United Raises $1 Billion Via First U.S. Airline Share Sale: United Airlines Holdings Inc. raised $1 billion by selling new shares, stepping up efforts to increase capital to survive a collapse in travel demand. The company sold 39.25 million shares at $26.50 apiece, with an option for underwriters to buy an extra 10%, United said in a statement Tuesday. The price is at the high end of what the stock was marketed at but about 5% below its latest close.
The share sale, the first by a major U.S. airline during the coronavirus pandemic, underscores efforts by carriers to raise additional funds even after the government stepped in with $50 billion in grants and loans. Passenger totals have fallen about 95% in the U.S. as the disease and government travel restrictions keep many people at home. Read more from Justin Bachman and Drew Singer.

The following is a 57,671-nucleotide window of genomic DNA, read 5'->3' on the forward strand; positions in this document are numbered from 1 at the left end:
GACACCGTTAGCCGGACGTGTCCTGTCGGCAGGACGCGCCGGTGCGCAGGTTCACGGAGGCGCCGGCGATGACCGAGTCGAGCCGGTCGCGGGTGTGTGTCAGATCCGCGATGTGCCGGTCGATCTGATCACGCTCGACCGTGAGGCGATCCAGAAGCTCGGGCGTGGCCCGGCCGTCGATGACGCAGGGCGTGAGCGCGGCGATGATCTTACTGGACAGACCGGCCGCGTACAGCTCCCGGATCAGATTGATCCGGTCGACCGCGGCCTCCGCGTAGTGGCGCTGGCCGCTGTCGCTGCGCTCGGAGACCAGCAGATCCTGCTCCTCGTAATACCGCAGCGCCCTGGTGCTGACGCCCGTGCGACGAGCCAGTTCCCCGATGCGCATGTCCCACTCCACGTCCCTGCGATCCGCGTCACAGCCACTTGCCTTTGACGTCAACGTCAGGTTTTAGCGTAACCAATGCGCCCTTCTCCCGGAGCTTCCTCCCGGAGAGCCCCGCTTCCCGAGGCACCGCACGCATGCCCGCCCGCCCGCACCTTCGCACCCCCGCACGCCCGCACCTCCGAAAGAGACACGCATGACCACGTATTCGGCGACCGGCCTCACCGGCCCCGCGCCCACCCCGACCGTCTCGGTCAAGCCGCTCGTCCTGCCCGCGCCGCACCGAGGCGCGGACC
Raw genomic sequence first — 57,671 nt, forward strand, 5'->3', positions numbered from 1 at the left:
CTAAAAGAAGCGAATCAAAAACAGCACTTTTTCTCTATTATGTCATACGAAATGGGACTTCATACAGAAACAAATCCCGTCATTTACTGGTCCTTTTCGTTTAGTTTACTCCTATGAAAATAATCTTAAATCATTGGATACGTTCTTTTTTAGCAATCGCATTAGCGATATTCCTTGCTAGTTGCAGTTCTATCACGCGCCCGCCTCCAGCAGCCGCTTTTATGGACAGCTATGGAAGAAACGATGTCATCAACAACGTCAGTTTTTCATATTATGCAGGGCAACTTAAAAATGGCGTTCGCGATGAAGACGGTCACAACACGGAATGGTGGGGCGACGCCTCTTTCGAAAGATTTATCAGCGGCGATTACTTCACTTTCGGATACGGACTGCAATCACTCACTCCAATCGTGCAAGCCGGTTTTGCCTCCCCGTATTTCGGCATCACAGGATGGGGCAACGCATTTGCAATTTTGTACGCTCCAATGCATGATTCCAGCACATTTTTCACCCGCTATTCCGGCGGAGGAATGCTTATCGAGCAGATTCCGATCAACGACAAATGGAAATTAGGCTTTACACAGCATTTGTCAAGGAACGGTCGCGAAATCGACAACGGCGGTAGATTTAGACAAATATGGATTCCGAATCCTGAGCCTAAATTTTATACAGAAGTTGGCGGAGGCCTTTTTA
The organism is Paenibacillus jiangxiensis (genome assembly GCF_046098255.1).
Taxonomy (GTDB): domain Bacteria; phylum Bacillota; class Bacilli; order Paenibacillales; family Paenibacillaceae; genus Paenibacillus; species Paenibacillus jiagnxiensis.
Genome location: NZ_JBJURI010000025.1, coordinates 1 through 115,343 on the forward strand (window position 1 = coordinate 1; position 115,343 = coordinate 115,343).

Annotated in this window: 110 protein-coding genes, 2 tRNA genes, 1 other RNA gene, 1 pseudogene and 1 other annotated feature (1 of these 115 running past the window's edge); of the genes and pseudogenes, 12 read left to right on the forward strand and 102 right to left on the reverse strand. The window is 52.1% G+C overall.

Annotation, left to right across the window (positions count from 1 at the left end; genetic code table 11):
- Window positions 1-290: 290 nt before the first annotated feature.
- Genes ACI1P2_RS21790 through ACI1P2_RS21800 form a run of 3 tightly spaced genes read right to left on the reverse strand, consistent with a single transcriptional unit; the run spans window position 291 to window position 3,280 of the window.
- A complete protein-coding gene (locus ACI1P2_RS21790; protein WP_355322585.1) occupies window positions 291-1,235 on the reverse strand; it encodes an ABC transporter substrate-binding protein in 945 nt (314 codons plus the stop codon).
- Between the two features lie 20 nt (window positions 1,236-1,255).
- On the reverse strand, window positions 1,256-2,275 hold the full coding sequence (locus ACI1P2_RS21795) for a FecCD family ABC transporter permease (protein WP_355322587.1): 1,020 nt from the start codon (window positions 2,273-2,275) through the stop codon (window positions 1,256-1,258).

United and Delta are also in talks with banks on new debt issuance to further bolster liquidity and supplement cash to be raised from a share sale and government loans, according to people with knowledge of the matter, report Gillian Tan, Davide Scigliuzzo and Justin Bachman. Both are in discussions with banks that have sounded out investors about their interest in a potential deal, one person said. No deal has been finalized, and terms and size of a transaction are in flux, they said.
Trump Mega-Donor Pushes to End Shutdown: Billionaire Liz Uihlein, one of the Republican Party’s biggest donors and an economic adviser to President Donald Trump urged employees at her Wisconsin shipping-supply company Uline to support a petition for the recall of the state’s Democratic governor, Tony Evers, saying he was violating their constitutional right to work during the coronavirus pandemic. The move highlights the ongoing debate that’s dividing neighbors, politicians and business executives. Anders Melin and Polly Mosendz look back at Uihlein’s rise and activity during the outbreak.